LCD Soundsystem / May 6, 2007 / Chicago (Metro)
James Murphy, like the best DJs, is at heart a brilliant synthesist. He'll string together whatever it takes to make people dance. In the case of LCD Soundsystem, that means bits borrowed from TalkingJames Murphy, like the best DJs, is at heart a brilliant synthesist. He'll string together whatever it takes to make people dance.
In the case of LCD Soundsystem, that means bits borrowed from Talking Heads, Arthur Russell, New Order, Art Of Noise, Brian Eno, the Fall and countless other acts both obvious and obscure. Yet no one would ever confuse LCD Soundsystem for those acts. That's the brilliance of synthesis. Put all the elements together and those looming influences are reduced ingredients.
Still, the secret to LCD Soundsystem's live show is all in the delivery. At a packed Metro on a Sunday night, Murphy and his band slammmed through most of the songs from their second album, "Sound of Silver," yet there was little rock band attitude and swagger. Rather, LCD Soundsystem's approach was almost all-business, which is a very different thing from being business-like. To the contrary, LCD Soundystem's business is making people move, and the group put every ounce of concentration into making sure that happened.
"Us Vs. Them" opened with one of the group's more epic arrangements, with the song building later by layer: steady drums, pulsing bass, chicken-scratch guitar, chanted vocals, some keyboards, a little extra percussion. The crowd responded in turn.
With so many acts toting around laptops these days, it was welcome to see LCD Soundsystem live espouse Murphy's stated love of warm, analog sound, music made by humans for humans (as opposed to Murphy faves Daft Punk's preference for music made by robots for humans who love robots). Hence "Daft Punk Is Playing at My House" -- like its scenario -- was more punk rock than Studio 54, just as "North American Scum" rode a riff borrowed from Buzzcock Pete Shelley's "Homosapien" to hypnotic (and, with its snide but perceptive lyrics, hilarious) heights. That is, only until "All My Friends" reached the kind of euphoria bands rarely achieve these days, or at least bands other than LCD Soundsystem, for whom euphoria is almost second nature.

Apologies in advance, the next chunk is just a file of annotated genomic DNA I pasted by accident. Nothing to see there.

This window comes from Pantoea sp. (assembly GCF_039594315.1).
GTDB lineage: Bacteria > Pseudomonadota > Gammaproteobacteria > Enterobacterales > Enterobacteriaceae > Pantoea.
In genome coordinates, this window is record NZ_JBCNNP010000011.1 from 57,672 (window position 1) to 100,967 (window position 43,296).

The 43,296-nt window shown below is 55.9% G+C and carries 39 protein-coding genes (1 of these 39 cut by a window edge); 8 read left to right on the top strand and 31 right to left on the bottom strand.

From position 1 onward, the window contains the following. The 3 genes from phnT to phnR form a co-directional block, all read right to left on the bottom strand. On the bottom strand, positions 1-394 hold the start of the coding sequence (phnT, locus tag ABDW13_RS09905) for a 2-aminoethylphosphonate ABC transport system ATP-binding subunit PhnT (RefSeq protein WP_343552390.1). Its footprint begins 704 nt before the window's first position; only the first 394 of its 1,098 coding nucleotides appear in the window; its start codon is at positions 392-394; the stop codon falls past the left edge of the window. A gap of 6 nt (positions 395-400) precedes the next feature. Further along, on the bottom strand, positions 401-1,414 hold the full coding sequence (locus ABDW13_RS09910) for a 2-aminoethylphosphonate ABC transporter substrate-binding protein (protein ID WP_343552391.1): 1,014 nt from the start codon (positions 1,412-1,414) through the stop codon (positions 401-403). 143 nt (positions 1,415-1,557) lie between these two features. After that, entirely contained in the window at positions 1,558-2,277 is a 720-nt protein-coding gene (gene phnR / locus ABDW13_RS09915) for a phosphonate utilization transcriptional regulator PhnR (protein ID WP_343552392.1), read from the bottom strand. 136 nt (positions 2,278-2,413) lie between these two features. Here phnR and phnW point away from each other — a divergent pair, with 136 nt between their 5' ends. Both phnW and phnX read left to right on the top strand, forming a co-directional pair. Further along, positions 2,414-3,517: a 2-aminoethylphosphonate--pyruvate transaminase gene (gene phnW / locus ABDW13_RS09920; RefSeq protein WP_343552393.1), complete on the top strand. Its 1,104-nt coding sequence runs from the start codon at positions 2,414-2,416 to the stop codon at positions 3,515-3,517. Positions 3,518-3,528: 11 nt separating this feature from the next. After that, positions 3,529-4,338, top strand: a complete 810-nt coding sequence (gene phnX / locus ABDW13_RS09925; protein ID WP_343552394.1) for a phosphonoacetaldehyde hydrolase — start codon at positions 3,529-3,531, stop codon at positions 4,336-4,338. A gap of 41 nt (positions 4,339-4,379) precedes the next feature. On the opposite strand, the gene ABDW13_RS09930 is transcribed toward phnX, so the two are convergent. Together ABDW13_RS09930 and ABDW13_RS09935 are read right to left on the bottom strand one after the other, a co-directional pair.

Indeed, it's as if Murphy and the rest of the group gathered one day and asked themselves: why bother making music that doesn't strive for the heavens? As "All My Friends" stretched on and on, the smiles in the sweating, swooning crowd showed the group it was not only on the right track but that the track could go on forever, whether it was laid with noisy drones like "Yeah," throbbing glam-punk pastiches like "Watch the Tapes," heartfelt laments like "New York I Love You But You're Bringing Me Down" or even Joy Division's "No Love Lost.".
After all, it all gets back to the job of the DJ. It doesn't matter what you play as long as it gets the crowd moving. And right now there are few acts that make you move as well as LCD Soundsystem.